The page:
More recently, further possible cellular mechanisms for the chemopreventive effects of ITCs were investigated. Several ITCs induce apoptosis, which is an important event in protection against tumorigenesis in the gastrointestinal system and elsewhere, with a variety of mechanisms involving p53-dependent and -independent pathways (12,13). Furthermore, some ITCs affect the cell cycle and may thereby impede cell proliferation. Indole-3-carbinol disrupts CDK6 transcription to induce G^sub 1^ arrest (14), and sulforaphane induces G^sub 2^/M arrest, with increased levels of cyclins A and B in HT29 cells (15). Allyl ITC was also shown to inhibit cell proliferation through the induction of G^sub 2^/M phase cell cycle arrest, although not all cell lines were equally susceptible to allyl ITC (16).

Despite the growing body of information on the cell cycle effects of some ITCs, nothing is known about the induction of cell cycle checkpoint mechanisms by ITCs. Cell cycle checkpoints are important growth arrest mechanisms that ensure the orderly progression of cell- cycle events and prevent aberrant mitosis in response to a range of events, including DNA damage. The aim of this study was to investigate the antiproliferative effects of BITC and PEITC, two common dietary ITCs, and to establish whether the G^sub 2^/M phase DNA damage checkpoint was involved in inhibition of proliferation by BITC and PEITC.


Materials. Nocodazole, aprotinin, pepstatin, and leupeptin were purchased from Calbiochem. Antibodies to Chk2 were purchased from Santa Cruz Biotechnology. Antibodies to p21 and the Thr68 phosphorylated form of Chk2 were purchased from Cell Signaling Technology. Horseradish peroxidase conjugated secondary antibodies were purchased from Bio-Rad. Tissue culture media were purchased from Invitrogen. All other reagents were purchased from Sigma unless stated otherwise.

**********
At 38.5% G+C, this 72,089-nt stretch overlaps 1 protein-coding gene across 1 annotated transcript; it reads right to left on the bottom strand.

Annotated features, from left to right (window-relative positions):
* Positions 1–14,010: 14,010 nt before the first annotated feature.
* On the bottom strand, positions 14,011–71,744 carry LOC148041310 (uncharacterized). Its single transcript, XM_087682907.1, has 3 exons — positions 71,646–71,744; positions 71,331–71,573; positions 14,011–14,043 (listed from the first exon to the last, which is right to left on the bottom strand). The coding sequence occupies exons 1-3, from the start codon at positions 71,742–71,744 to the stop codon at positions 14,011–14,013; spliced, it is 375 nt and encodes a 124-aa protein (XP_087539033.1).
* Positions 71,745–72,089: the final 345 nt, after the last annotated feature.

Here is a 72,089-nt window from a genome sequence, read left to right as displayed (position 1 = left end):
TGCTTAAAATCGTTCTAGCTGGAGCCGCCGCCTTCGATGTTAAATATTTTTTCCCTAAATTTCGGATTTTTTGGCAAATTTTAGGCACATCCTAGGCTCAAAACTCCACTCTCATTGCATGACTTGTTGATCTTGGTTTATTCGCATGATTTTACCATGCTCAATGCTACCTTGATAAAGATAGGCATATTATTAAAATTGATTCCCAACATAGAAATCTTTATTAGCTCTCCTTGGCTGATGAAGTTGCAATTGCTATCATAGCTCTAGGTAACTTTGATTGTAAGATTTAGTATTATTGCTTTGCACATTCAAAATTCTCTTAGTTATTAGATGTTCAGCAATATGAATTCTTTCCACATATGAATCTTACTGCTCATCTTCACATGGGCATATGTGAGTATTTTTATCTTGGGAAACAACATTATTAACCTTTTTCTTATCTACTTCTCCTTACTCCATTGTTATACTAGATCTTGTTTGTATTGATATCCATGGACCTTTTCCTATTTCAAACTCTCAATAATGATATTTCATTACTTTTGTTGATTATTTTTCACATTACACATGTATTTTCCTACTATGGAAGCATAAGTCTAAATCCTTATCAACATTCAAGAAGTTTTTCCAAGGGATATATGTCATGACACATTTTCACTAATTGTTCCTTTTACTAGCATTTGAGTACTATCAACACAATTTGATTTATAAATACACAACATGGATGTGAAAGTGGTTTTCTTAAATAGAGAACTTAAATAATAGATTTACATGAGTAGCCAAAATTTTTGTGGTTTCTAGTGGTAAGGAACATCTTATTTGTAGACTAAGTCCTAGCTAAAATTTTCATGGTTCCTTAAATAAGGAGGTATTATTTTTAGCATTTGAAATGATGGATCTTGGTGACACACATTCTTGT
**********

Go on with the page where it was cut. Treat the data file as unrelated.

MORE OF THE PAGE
Cell culture, proliferation and cytotoxicity assays. Caco-2 cells were maintained in DMEM supplemented with 10% fetal calf serum, 2 mmol/L L-glutamine, 50 kU/L penicillin G, 50 mg/L streptomycin and 1X nonessential amino acids (Invitrogen) in a tissue-culture incubator at 37C, 5% CO2 and subcultured every 7-10 d. For DNA synthesis assays, 12-well tissue culture plates were grown to ~60% confluence. Cells were treated for 3 or 21 h with 0.1-10 mol/L BITC or PEITC in culture medium. For the final 3 h, 1 Ci [^sup 3^H]thymidine (Amersham Pharmacia Biotech) was added to each well; then the cells were washed with PBS and 5% trichloroacetic acid. Each treatment was performed in triplicate and data shown derive from 3 or more independent experiments. For cell proliferation assays, 25-cm^sup 2^ tissue culture flasks were inoculated with Caco- 2 cells and incubated for 24 h before exposure to 10 mol/L BITC or PEITC. Cells were harvested from treated and untreated flasks every 24 h and cell density calculated using a hemacytometer. Culture media and treatments were replaced every 48 h. Cytotoxicity was determined using the 3-(4,5-dimethylthiazol-2-yl)-2,5- diphenyltetrazolium bromide (MTT) assay. Briefly, Caco-2 cells were cultured to confluence in 96-well plates and treated with BITC or PEITC for 24 or 48 h. MTT was then added to each well to a final concentration of 0.2 g/L and the cells incubated for a further 5 h; during that period, incorporation of MTT by Caco-2 cells was linear. Cell culture supernatants were then aspirated and the cells solubilized in 200 L dimethyl sulfoxide and optical density at 570 nm measured. For all experiments, BITC and PEITC were added to culture media as 50 mmol/L solutions in dimethyl sulfoxide and controls were matched for dimethyl sulfoxide concentration.